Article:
There is no provision in the Companies Act making the Managing Director of a company personally liable for the company’s debts. Such liability will turn upon the application of agency principles to the transaction in question. It was held that where a decree was obtained against the Managing Director and the company, the Managing Director was not to be proceeded against unless there was proof of that he was to be personally liable under the circumstances relating to the debt. In this case, the liability to discharge the decretal amount (arrears of rent) was that of the company and not of its Managing Director. The Liability of a Chit Fund Company was not allowed to be enforced against the company’s director. The attachment of his property for this purpose was held to be not permissible.
A director who authorizes the payment of an unlawful dividend in breach of his duty as a quasi-trustee would be held liable to repay such dividends if he knew that the distribution was unlawful, whether or not that actual knowledge amounted to fraud; or if he knew the facts that established the impropriety of the payments, even though he was unaware that such impropriety rendered the payment unlawful; or if he must be taken in all the circumstances to have known all the facts which rendered the payments unlawful; or if he must be taken in all the circumstances to have known all the facts which rendered the payments unlawful; or if he ought to have known, as a reasonably competent and diligent director, that the payments were unlawful. In this case, dividends were paid without there being adequate profits for the year or sufficient distributable reserves. The distribution was, therefore, unlawful and ultra vires.
Certain payments were made by a company to its subsidiaries. The holding company was taken over by another company which questioned the payments and sought to recover to recover the sums from the directors on the grounds of breach of fiduciary duty, dishonest assistance, etc. The court said that the company had demonstrated on the facts that payments had been made by means of misappropriation of funds and that the defendant directors had not shown that payments had been made for proper purposes. Those who participated without knowledge of the true nature of the transactions were not party to the conspiracy. Expert evidence demonstrated that such matters would have been actionable under the tort of conspiracy in Spain.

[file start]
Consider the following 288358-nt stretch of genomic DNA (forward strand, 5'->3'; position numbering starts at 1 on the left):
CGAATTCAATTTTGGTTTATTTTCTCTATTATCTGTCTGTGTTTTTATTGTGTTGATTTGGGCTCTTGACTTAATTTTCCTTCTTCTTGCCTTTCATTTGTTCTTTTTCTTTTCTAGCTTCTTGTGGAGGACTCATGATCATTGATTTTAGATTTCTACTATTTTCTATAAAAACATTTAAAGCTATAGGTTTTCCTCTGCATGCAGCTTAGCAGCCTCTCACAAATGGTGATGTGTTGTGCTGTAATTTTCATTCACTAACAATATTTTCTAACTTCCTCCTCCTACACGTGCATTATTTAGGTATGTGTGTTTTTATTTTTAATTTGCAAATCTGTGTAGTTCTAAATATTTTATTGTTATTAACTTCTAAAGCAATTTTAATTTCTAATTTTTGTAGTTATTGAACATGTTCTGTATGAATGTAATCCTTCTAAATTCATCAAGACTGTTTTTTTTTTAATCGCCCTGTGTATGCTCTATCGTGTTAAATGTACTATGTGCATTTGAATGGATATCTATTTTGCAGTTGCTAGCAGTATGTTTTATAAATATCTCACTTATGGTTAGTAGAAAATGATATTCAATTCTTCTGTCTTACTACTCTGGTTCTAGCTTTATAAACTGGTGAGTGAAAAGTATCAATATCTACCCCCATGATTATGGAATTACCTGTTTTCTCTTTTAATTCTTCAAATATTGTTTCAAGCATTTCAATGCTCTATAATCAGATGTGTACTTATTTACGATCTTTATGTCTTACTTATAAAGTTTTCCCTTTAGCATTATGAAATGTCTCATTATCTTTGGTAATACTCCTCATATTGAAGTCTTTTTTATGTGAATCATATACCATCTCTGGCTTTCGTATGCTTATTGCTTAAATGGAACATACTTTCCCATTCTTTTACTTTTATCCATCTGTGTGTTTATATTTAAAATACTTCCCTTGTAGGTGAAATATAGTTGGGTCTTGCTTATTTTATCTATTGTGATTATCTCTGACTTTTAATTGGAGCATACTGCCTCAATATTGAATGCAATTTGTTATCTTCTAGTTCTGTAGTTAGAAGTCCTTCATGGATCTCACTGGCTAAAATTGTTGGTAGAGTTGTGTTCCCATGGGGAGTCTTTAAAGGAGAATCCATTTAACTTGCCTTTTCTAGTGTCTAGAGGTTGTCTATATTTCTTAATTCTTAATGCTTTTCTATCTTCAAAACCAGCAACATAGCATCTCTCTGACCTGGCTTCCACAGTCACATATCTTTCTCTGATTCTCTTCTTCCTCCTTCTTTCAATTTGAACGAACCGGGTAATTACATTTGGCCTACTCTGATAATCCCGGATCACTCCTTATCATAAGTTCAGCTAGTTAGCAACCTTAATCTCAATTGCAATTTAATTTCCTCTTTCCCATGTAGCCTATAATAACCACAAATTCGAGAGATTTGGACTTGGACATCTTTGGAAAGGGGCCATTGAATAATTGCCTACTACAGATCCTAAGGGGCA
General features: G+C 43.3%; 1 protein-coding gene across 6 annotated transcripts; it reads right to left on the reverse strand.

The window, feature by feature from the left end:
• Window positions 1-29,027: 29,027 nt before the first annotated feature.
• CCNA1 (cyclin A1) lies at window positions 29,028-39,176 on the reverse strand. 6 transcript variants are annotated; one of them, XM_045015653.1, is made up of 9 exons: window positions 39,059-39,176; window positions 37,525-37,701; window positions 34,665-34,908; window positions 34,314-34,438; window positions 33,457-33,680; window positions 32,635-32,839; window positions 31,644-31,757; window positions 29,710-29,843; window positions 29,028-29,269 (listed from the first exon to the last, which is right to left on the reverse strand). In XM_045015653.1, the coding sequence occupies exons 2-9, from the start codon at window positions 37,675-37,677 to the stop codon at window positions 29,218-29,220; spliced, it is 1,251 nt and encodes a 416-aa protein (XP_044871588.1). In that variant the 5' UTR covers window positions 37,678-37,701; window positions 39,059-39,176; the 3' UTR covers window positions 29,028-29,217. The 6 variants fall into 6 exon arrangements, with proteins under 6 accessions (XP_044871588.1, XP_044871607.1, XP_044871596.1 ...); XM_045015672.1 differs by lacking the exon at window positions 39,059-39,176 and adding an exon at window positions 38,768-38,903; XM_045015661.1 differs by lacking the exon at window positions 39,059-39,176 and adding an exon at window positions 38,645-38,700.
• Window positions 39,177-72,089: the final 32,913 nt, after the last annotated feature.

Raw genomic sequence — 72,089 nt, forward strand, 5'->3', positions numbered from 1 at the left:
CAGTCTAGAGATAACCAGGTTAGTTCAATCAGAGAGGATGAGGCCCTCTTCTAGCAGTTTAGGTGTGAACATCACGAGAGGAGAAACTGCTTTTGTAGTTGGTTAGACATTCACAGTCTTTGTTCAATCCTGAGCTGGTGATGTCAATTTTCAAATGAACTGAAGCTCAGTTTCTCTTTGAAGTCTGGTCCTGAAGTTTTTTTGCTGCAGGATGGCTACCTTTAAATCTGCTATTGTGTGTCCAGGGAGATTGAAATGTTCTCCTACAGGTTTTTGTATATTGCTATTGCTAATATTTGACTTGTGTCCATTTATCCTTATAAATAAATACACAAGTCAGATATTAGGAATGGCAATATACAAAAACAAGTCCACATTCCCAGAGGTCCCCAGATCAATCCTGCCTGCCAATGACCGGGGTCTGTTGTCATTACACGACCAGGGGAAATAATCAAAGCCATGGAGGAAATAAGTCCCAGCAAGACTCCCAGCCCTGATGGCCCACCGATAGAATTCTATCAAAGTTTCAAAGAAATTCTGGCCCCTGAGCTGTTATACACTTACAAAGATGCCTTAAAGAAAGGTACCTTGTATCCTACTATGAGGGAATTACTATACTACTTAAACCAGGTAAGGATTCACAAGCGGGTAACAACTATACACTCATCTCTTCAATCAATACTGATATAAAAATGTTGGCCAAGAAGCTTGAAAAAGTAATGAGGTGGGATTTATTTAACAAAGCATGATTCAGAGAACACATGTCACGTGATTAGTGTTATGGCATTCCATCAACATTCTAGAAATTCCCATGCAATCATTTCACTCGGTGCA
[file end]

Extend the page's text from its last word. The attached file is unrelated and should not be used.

The Managing Director and the members of the Board of Directors can be prosecuted under the Water (Prevention and Control of Pollution) Act, 1974 and it is not necessary that the company should also be prosecuted along with them. But the Chairman and the Vice Chairman have been held to be not directly in charge of and responsible for the conduct of the company’s business so as to bring them within the liability for prosecution under section 40 of the Air (Prevention and Control of Pollution) Act, 1981. The non-joinder of the company was at the most a technical flaw and, being curable, could not be used to shield the guilty officers.